"Partners don't really want to engage in infrastructure as a service because their clients are requesting test beds to see what cloud can offer them," says Johann Els, open source specialise at Suse. "A lot of clients are looking at their financials to see whether they're going to go the cloud or the capex route."
Deon Scheepers, regional business development manager for Africa at Interactive Intelligence, says the company is getting it right all over the world except in South Africa.
"We specialise in new-style applications and call centre services, so our challenge in South Africa and Africa is that as soon as you throw in multimedia, it becomes too expensive. We're watching the market, but in Africa, it's a wait-and-see approach."
Lourens Swanepoel, director of technology infrastructure at Avanade, also says his company is getting it more right globally than locally. "But it's a bit premature to judge how well we're doing against the public cloud services like Azure and Amazon. I think our ability to compete effectively will come from optimising our own platform internally and leveraging public cloud with it."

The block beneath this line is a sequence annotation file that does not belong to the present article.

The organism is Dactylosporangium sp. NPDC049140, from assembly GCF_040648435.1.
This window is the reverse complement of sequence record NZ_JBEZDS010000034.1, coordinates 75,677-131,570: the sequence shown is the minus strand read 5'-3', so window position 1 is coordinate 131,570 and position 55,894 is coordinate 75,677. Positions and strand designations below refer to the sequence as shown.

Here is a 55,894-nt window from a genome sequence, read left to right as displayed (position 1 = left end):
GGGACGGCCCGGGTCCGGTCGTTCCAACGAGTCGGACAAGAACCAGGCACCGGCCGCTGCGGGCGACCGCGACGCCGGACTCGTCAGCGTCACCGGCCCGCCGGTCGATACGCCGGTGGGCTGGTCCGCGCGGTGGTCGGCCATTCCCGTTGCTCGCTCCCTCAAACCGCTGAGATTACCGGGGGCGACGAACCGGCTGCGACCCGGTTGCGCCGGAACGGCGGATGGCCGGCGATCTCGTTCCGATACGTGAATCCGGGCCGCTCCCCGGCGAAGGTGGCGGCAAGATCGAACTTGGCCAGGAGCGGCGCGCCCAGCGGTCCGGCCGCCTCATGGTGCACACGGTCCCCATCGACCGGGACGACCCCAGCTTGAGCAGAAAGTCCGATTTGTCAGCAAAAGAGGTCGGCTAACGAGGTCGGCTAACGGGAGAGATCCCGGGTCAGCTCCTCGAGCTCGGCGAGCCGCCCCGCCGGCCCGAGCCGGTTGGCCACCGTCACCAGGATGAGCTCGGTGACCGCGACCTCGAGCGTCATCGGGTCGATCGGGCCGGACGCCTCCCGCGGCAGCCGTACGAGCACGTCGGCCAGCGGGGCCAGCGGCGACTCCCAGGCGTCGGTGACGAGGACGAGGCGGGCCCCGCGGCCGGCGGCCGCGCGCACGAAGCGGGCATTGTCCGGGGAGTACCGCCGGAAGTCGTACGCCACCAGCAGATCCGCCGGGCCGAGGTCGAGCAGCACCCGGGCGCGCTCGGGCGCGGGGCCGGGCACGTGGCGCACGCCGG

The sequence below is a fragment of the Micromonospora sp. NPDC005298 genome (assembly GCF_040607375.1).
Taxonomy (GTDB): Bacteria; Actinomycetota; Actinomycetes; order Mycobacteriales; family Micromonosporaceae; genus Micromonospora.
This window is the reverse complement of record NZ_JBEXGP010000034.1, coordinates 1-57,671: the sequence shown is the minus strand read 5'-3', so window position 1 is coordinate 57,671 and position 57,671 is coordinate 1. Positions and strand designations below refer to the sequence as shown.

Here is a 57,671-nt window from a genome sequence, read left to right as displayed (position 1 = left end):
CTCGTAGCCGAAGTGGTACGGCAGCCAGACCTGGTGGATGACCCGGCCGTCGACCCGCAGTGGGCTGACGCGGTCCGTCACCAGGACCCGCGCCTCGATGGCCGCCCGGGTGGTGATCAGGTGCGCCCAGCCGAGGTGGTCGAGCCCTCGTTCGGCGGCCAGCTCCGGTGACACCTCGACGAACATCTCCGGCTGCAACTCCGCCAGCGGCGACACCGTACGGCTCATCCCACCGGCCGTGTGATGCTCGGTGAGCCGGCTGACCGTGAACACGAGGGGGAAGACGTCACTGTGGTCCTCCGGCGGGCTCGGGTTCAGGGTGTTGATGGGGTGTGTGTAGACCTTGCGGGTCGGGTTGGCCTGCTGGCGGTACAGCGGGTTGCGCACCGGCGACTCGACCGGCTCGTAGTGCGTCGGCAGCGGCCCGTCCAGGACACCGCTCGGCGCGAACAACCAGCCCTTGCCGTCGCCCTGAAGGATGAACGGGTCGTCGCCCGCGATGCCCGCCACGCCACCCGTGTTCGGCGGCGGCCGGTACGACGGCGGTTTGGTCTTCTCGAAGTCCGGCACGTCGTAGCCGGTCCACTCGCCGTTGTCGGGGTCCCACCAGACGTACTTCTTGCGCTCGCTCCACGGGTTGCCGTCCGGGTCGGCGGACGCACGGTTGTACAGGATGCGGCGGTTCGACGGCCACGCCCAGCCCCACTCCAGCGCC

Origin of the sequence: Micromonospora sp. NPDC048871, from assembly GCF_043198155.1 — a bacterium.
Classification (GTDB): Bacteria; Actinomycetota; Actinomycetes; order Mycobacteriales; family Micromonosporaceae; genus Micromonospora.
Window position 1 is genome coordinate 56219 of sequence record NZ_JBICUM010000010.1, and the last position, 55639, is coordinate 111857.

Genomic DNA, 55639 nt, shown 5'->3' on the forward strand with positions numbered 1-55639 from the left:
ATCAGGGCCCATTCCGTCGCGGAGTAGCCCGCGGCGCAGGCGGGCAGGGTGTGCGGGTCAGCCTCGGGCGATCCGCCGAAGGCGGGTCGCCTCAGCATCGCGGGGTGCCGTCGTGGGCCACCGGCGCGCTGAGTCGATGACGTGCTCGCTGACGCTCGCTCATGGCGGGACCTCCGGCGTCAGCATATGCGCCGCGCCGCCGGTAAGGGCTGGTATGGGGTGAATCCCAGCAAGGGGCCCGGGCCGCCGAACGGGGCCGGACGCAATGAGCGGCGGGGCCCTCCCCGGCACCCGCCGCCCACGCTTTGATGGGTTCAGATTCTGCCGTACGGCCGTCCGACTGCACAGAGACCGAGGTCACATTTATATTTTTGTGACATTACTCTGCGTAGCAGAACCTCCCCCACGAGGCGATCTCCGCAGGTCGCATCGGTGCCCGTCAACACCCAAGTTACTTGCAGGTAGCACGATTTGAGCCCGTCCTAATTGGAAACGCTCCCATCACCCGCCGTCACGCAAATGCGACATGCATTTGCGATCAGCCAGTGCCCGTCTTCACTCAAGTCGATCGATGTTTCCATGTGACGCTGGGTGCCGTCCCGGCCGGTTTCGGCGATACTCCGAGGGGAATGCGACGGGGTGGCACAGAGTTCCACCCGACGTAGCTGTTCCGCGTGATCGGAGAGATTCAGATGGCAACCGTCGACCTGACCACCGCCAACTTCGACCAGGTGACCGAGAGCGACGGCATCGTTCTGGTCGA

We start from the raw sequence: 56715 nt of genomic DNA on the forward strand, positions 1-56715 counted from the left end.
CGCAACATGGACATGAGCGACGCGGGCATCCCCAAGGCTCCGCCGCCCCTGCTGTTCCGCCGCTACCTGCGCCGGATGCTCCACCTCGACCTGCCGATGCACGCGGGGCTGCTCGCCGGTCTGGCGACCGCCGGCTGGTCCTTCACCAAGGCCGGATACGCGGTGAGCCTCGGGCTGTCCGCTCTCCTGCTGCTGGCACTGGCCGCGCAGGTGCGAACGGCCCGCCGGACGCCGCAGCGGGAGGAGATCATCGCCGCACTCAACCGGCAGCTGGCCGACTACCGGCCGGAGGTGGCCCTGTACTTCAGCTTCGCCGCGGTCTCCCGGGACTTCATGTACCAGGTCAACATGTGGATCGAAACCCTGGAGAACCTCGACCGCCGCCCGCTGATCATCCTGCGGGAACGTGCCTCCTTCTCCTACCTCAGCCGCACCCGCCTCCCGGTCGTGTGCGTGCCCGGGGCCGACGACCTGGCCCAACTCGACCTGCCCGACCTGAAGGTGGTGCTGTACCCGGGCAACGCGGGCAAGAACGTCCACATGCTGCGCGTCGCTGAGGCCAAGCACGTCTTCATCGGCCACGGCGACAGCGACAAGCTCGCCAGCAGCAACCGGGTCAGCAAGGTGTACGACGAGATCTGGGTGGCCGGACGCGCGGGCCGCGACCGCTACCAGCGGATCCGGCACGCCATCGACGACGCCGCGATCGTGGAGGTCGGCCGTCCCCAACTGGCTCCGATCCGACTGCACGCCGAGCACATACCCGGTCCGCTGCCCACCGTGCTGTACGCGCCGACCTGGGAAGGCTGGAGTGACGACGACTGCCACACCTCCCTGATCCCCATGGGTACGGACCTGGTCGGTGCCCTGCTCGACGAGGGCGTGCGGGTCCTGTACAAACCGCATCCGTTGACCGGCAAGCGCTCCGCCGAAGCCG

There's a new urgency for any provider even remotely connected with cloud services, and it's being pushed by customers who are used to consumer-based cloud services and want the same thing for their businesses. JJ Milner, MD of Global Micro, says customer maturity has brought accountability to vendors.
"If you look at what we sold as subscription services and bureau services, we knew what we were selling. The difference now is that customers know what they want. When an end-user comes to you and wants services, mail, backup or security and they want to pay for it on a monthly basis, they understand what it means. They want it to scale up and down at will and they want the same certainty of provision as a Hotmail account without worrying whether it will work or not. Cloud is now a level of accountability for the user experience that customers hold you to. You can't fake things anymore."